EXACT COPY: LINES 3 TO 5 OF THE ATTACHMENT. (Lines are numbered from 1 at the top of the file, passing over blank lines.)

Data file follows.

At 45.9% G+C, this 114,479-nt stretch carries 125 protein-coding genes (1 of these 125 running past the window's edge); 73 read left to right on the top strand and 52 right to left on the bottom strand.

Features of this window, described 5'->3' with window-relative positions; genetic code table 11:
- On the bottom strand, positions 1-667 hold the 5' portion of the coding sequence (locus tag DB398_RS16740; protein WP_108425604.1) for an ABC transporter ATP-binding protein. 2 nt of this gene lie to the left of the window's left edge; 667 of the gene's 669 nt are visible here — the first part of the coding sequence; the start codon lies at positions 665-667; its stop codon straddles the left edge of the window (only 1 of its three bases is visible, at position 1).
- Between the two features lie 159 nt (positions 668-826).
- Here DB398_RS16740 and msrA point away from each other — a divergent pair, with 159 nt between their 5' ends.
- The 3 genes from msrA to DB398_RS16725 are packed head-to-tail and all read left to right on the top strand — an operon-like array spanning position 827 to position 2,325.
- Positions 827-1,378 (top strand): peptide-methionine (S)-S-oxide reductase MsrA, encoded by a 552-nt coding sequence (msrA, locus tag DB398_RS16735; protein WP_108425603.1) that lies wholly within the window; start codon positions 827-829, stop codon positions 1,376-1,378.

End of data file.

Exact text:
- On the bottom strand, positions 1-667 hold the 5' portion of the coding sequence (locus tag DB398_RS16740; protein WP_108425604.1) for an ABC transporter ATP-binding protein. 2 nt of this gene lie to the left of the window's left edge; 667 of the gene's 669 nt are visible here — the first part of the coding sequence; the start codon lies at positions 665-667; its stop codon straddles the left edge of the window (only 1 of its three bases is visible, at position 1).
- Between the two features lie 159 nt (positions 668-826).
- Here DB398_RS16740 and msrA point away from each other — a divergent pair, with 159 nt between their 5' ends.